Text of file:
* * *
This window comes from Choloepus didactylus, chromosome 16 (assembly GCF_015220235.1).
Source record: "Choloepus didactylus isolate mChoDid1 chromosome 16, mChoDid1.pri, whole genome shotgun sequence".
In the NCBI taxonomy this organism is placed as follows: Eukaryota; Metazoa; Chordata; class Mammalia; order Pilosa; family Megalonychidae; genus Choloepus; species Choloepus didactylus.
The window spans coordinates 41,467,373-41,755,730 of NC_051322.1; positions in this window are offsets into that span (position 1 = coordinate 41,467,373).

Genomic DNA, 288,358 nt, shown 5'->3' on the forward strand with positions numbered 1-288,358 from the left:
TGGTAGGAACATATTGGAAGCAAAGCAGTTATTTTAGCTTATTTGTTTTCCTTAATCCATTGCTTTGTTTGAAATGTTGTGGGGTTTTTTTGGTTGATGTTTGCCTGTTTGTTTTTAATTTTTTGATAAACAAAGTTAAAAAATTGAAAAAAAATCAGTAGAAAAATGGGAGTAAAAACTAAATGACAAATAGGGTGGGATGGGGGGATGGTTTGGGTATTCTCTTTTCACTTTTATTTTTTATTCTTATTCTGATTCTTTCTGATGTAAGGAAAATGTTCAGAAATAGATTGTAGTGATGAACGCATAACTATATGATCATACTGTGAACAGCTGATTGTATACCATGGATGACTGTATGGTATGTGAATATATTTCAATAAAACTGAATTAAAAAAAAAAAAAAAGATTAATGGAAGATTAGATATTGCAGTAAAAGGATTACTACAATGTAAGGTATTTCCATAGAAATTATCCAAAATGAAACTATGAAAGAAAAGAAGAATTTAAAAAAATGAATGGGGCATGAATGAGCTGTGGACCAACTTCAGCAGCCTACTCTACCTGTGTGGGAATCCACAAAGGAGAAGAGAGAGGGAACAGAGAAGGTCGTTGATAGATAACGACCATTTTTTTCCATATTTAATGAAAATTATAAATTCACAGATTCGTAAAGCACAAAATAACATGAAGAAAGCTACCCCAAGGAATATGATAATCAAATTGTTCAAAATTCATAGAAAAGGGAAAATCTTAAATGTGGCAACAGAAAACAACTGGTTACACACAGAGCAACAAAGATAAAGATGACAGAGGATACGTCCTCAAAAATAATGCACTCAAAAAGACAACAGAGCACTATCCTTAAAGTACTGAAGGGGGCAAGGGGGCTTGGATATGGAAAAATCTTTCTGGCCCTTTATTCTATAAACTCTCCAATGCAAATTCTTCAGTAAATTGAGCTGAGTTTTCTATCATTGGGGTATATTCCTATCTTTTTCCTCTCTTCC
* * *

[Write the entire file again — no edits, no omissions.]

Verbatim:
This window comes from Choloepus didactylus, chromosome 16 (assembly GCF_015220235.1).
Source record: "Choloepus didactylus isolate mChoDid1 chromosome 16, mChoDid1.pri, whole genome shotgun sequence".
In the NCBI taxonomy this organism is placed as follows: Eukaryota; Metazoa; Chordata; class Mammalia; order Pilosa; family Megalonychidae; genus Choloepus; species Choloepus didactylus.
The window spans coordinates 41,467,373-41,755,730 of NC_051322.1; positions in this window are offsets into that span (position 1 = coordinate 41,467,373).

Genomic DNA, 288,358 nt, shown 5'->3' on the forward strand with positions numbered 1-288,358 from the left:
TGGTAGGAACATATTGGAAGCAAAGCAGTTATTTTAGCTTATTTGTTTTCCTTAATCCATTGCTTTGTTTGAAATGTTGTGGGGTTTTTTTGGTTGATGTTTGCCTGTTTGTTTTTAATTTTTTGATAAACAAAGTTAAAAAATTGAAAAAAAATCAGTAGAAAAATGGGAGTAAAAACTAAATGACAAATAGGGTGGGATGGGGGGATGGTTTGGGTATTCTCTTTTCACTTTTATTTTTTATTCTTATTCTGATTCTTTCTGATGTAAGGAAAATGTTCAGAAATAGATTGTAGTGATGAACGCATAACTATATGATCATACTGTGAACAGCTGATTGTATACCATGGATGACTGTATGGTATGTGAATATATTTCAATAAAACTGAATTAAAAAAAAAAAAAAAGATTAATGGAAGATTAGATATTGCAGTAAAAGGATTACTACAATGTAAGGTATTTCCATAGAAATTATCCAAAATGAAACTATGAAAGAAAAGAAGAATTTAAAAAAATGAATGGGGCATGAATGAGCTGTGGACCAACTTCAGCAGCCTACTCTACCTGTGTGGGAATCCACAAAGGAGAAGAGAGAGGGAACAGAGAAGGTCGTTGATAGATAACGACCATTTTTTTCCATATTTAATGAAAATTATAAATTCACAGATTCGTAAAGCACAAAATAACATGAAGAAAGCTACCCCAAGGAATATGATAATCAAATTGTTCAAAATTCATAGAAAAGGGAAAATCTTAAATGTGGCAACAGAAAACAACTGGTTACACACAGAGCAACAAAGATAAAGATGACAGAGGATACGTCCTCAAAAATAATGCACTCAAAAAGACAACAGAGCACTATCCTTAAAGTACTGAAGGGGGCAAGGGGGCTTGGATATGGAAAAATCTTTCTGGCCCTTTATTCTATAAACTCTCCAATGCAAATTCTTCAGTAAATTGAGCTGAGTTTTCTATCATTGGGGTATATTCCTATCTTTTTCCTCTCTTCC